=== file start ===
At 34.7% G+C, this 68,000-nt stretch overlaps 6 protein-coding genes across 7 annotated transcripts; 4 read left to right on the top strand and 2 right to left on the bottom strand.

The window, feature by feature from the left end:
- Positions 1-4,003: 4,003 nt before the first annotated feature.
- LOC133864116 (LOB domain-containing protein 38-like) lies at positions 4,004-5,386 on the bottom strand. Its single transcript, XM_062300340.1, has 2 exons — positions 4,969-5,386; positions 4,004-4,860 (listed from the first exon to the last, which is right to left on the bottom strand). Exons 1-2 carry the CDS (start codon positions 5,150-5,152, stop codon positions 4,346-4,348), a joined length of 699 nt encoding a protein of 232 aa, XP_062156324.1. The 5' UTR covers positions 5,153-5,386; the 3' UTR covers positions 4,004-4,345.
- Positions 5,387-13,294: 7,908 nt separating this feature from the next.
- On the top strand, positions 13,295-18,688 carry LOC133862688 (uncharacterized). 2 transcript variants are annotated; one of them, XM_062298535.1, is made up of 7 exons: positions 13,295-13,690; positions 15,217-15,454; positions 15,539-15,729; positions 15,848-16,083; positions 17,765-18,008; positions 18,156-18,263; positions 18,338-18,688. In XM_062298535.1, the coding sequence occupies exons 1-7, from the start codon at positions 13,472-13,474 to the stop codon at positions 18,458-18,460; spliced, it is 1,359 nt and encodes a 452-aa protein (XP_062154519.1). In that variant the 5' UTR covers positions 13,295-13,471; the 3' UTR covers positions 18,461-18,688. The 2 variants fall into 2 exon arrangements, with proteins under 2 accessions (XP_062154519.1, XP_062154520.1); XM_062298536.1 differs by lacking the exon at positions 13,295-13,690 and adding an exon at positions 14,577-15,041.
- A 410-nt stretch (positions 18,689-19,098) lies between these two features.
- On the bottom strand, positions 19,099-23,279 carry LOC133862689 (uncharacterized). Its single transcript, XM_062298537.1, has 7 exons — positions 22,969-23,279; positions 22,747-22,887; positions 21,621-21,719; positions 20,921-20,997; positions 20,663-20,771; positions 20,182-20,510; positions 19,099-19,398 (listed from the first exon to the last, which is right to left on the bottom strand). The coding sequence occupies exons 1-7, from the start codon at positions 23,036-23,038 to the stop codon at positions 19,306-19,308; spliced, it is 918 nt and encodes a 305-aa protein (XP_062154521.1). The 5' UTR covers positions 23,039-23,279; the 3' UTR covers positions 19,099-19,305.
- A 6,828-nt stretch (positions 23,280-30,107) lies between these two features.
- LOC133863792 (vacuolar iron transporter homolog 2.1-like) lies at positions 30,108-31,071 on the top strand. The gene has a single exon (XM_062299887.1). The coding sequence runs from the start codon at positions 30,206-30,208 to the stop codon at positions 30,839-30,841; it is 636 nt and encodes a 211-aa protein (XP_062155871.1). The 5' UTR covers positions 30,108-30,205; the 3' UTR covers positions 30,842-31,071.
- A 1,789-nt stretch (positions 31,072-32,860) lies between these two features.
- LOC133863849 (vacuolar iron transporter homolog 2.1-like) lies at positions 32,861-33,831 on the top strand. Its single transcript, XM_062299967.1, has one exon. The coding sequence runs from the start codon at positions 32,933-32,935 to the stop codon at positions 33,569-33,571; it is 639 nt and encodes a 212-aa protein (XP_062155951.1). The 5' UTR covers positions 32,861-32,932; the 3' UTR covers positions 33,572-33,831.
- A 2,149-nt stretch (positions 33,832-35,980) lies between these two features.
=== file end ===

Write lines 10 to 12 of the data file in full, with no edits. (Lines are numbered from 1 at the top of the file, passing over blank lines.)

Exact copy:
- LOC133863792 (vacuolar iron transporter homolog 2.1-like) lies at positions 30,108-31,071 on the top strand. The gene has a single exon (XM_062299887.1). The coding sequence runs from the start codon at positions 30,206-30,208 to the stop codon at positions 30,839-30,841; it is 636 nt and encodes a 211-aa protein (XP_062155871.1). The 5' UTR covers positions 30,108-30,205; the 3' UTR covers positions 30,842-31,071.
- A 1,789-nt stretch (positions 31,072-32,860) lies between these two features.
- LOC133863849 (vacuolar iron transporter homolog 2.1-like) lies at positions 32,861-33,831 on the top strand. Its single transcript, XM_062299967.1, has one exon. The coding sequence runs from the start codon at positions 32,933-32,935 to the stop codon at positions 33,569-33,571; it is 639 nt and encodes a 212-aa protein (XP_062155951.1). The 5' UTR covers positions 32,861-32,932; the 3' UTR covers positions 33,572-33,831.